Last April, husband and wife team Ben and Becca Elman, launched DateBritishGuys.com, an online dating community that aims to pair British men with American women. Inspired by their own romance (Connecticut-born Becca met Ben while studying abroad in London six years ago and the rest, as they say, is history), DateBritishGuys.com now has more than 10,000 members trying to find love—or at least fun times. Ben and Becca recently spoke to NewsFeed about their website and America's obsession with Will, Kate and the whole royal affair.
Judging from the scores of New York women who turned up last Saturday at an East Village pub called Central Bar to watch the United States play England in the World Cup tournament , the reputation of British men remains unsullied.
The match doubled as the inaugural party of the dating Web site DateBritishGuys.com, which introduces American women to British men. Throughout the raucous pregame warm-up, women in T-shirts that read “BRITISH MEN WANTED” jockeyed for position — their eyes peeled for an English dreamboat — amid an unruly throng of soccer fans.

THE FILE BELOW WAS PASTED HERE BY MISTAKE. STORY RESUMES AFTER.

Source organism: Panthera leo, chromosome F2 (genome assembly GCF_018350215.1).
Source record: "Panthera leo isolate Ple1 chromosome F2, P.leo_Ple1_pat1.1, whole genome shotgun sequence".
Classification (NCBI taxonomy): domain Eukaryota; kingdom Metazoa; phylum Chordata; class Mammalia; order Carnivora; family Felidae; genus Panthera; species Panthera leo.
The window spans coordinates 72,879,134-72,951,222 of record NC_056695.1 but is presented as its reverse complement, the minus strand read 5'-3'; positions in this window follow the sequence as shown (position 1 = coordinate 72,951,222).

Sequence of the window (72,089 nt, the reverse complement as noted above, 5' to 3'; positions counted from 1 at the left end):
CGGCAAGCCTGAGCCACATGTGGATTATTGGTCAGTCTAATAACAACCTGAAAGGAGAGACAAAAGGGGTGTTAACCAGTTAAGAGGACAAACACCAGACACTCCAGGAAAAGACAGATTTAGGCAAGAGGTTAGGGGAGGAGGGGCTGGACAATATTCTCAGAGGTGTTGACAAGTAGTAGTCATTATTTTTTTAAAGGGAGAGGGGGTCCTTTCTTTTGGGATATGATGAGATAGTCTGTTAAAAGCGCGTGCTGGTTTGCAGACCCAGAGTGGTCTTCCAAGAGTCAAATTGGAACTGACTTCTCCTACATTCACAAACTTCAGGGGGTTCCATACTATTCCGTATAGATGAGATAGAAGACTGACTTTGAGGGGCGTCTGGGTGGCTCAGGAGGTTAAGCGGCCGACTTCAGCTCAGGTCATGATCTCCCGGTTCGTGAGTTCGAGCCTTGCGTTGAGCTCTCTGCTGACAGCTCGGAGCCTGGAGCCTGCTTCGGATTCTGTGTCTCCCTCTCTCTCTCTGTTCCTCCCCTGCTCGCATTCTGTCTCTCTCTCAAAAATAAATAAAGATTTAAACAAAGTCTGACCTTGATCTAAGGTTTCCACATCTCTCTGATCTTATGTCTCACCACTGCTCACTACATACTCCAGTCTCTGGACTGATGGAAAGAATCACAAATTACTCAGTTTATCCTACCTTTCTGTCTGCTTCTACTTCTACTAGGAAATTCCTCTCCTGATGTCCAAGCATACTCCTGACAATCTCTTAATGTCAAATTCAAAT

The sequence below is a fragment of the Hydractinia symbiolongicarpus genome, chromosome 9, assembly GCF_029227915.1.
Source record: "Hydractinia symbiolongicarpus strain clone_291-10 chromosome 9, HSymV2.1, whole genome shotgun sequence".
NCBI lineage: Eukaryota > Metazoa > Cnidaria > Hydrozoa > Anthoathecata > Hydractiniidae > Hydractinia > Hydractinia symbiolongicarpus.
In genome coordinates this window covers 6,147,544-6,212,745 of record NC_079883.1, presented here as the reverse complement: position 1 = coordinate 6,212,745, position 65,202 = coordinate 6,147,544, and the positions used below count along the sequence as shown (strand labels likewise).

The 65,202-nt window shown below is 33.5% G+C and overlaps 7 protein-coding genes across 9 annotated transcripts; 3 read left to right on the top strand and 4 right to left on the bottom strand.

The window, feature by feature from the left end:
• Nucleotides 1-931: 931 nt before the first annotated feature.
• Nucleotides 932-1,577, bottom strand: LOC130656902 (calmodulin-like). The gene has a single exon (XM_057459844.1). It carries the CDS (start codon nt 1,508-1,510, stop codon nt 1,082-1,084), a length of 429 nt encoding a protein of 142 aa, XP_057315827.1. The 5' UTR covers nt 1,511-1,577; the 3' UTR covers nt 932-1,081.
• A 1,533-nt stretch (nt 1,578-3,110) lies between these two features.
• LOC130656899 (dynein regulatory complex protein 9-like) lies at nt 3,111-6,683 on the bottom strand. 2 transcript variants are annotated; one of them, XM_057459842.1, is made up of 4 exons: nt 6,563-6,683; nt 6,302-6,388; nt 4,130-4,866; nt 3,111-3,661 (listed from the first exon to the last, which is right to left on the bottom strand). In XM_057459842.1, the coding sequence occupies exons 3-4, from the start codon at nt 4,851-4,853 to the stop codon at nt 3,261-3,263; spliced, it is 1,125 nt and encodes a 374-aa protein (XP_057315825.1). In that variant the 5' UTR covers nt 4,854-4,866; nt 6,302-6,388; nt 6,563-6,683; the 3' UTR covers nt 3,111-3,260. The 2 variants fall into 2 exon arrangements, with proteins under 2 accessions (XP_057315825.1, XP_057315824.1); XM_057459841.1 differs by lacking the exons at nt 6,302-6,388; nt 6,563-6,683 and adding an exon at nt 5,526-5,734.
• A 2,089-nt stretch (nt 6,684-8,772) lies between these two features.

“Who doesn’t like a British guy?” asked Meghan O’Malley, 29. “They travel a lot more, they know a lot more, and the accent is amazing.” Ms. O’Malley, who works in fashion, had spotted an ad for the site the week before. “My entire office knew about it,” she said. “The girls think it’s funny.” Quickly, she added, “It’s not that we don’t like Americans!” As she spoke, a rousing chant of “U.S.A., U.S.A., U.S.A.” shook the room.
THE TIMES (UK) Features DBG June 19th!!!!
Accent is on romance, but can British men talk the talk?
The Times, keen to discover whether American women really are hot for British men — and if so, do they know what they are signing up to? — oversaw a blind date in New York to test the mission of a new website DateBritishGuys.com, aimed at helping US women find “100 per cent British beef”. In the Viceroy restaurant in fashionable Chelsea.
Jillian Severin, 23, from midtown Manhattan and an aspiring actress, was paired by Ben and Rebecca Elman, the website’s founders and themselves a transatlantic love match, with Chris Smith, 25, originally from Newcastle and a medical researcher living in Hoboken, New Jersey. They talked for an hour, then The Times grilled both separately.
Ms Severin — perfectly made up, funny and sharp — said, yes, the accent was a definite draw. “My friends and I joke it makes us melt on the spot. It’s a primary attraction for me because it signifies someone from a different, unfamiliar culture.